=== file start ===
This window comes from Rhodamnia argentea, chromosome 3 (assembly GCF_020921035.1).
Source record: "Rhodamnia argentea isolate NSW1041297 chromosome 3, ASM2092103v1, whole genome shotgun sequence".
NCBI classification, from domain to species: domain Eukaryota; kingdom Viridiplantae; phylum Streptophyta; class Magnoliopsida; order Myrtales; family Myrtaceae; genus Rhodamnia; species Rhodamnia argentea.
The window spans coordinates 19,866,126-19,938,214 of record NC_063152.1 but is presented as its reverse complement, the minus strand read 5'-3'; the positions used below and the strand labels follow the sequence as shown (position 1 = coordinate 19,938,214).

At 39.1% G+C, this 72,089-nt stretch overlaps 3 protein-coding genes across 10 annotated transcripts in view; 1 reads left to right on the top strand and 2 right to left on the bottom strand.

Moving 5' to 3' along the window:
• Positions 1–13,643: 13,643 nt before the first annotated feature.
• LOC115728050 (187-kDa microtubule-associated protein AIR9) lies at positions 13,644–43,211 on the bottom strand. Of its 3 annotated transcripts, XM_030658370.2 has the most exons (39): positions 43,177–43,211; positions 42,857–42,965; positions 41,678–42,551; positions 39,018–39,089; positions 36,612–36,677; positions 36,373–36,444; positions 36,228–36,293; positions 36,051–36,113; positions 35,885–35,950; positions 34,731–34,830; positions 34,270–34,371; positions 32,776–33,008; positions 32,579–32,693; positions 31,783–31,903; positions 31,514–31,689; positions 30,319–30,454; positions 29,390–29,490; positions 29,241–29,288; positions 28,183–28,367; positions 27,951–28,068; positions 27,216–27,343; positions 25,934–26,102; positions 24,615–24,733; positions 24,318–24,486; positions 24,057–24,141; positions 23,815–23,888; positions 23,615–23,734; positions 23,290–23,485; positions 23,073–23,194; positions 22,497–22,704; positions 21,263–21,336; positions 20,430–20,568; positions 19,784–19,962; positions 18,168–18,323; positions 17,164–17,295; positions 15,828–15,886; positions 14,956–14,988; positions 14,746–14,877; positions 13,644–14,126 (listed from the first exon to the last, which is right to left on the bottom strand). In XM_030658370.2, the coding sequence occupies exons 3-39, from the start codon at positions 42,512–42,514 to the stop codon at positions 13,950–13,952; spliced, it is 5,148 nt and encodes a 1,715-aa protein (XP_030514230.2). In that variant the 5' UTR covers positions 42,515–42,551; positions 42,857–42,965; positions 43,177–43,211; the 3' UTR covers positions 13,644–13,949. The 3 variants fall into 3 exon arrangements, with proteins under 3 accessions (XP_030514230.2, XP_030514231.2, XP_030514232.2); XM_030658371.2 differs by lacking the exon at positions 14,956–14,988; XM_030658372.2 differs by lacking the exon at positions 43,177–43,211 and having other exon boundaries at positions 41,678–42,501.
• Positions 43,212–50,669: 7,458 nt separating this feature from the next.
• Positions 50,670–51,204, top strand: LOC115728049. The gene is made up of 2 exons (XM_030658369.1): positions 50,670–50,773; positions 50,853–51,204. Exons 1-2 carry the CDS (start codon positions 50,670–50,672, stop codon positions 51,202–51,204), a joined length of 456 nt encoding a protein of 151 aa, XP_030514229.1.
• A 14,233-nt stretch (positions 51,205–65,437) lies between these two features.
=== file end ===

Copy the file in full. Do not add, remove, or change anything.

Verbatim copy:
This window comes from Rhodamnia argentea, chromosome 3 (assembly GCF_020921035.1).
Source record: "Rhodamnia argentea isolate NSW1041297 chromosome 3, ASM2092103v1, whole genome shotgun sequence".
NCBI classification, from domain to species: domain Eukaryota; kingdom Viridiplantae; phylum Streptophyta; class Magnoliopsida; order Myrtales; family Myrtaceae; genus Rhodamnia; species Rhodamnia argentea.
The window spans coordinates 19,866,126-19,938,214 of record NC_063152.1 but is presented as its reverse complement, the minus strand read 5'-3'; the positions used below and the strand labels follow the sequence as shown (position 1 = coordinate 19,938,214).

At 39.1% G+C, this 72,089-nt stretch overlaps 3 protein-coding genes across 10 annotated transcripts in view; 1 reads left to right on the top strand and 2 right to left on the bottom strand.

Moving 5' to 3' along the window:
• Positions 1–13,643: 13,643 nt before the first annotated feature.
• LOC115728050 (187-kDa microtubule-associated protein AIR9) lies at positions 13,644–43,211 on the bottom strand. Of its 3 annotated transcripts, XM_030658370.2 has the most exons (39): positions 43,177–43,211; positions 42,857–42,965; positions 41,678–42,551; positions 39,018–39,089; positions 36,612–36,677; positions 36,373–36,444; positions 36,228–36,293; positions 36,051–36,113; positions 35,885–35,950; positions 34,731–34,830; positions 34,270–34,371; positions 32,776–33,008; positions 32,579–32,693; positions 31,783–31,903; positions 31,514–31,689; positions 30,319–30,454; positions 29,390–29,490; positions 29,241–29,288; positions 28,183–28,367; positions 27,951–28,068; positions 27,216–27,343; positions 25,934–26,102; positions 24,615–24,733; positions 24,318–24,486; positions 24,057–24,141; positions 23,815–23,888; positions 23,615–23,734; positions 23,290–23,485; positions 23,073–23,194; positions 22,497–22,704; positions 21,263–21,336; positions 20,430–20,568; positions 19,784–19,962; positions 18,168–18,323; positions 17,164–17,295; positions 15,828–15,886; positions 14,956–14,988; positions 14,746–14,877; positions 13,644–14,126 (listed from the first exon to the last, which is right to left on the bottom strand). In XM_030658370.2, the coding sequence occupies exons 3-39, from the start codon at positions 42,512–42,514 to the stop codon at positions 13,950–13,952; spliced, it is 5,148 nt and encodes a 1,715-aa protein (XP_030514230.2). In that variant the 5' UTR covers positions 42,515–42,551; positions 42,857–42,965; positions 43,177–43,211; the 3' UTR covers positions 13,644–13,949. The 3 variants fall into 3 exon arrangements, with proteins under 3 accessions (XP_030514230.2, XP_030514231.2, XP_030514232.2); XM_030658371.2 differs by lacking the exon at positions 14,956–14,988; XM_030658372.2 differs by lacking the exon at positions 43,177–43,211 and having other exon boundaries at positions 41,678–42,501.
• Positions 43,212–50,669: 7,458 nt separating this feature from the next.
• Positions 50,670–51,204, top strand: LOC115728049. The gene is made up of 2 exons (XM_030658369.1): positions 50,670–50,773; positions 50,853–51,204. Exons 1-2 carry the CDS (start codon positions 50,670–50,672, stop codon positions 51,202–51,204), a joined length of 456 nt encoding a protein of 151 aa, XP_030514229.1.
• A 14,233-nt stretch (positions 51,205–65,437) lies between these two features.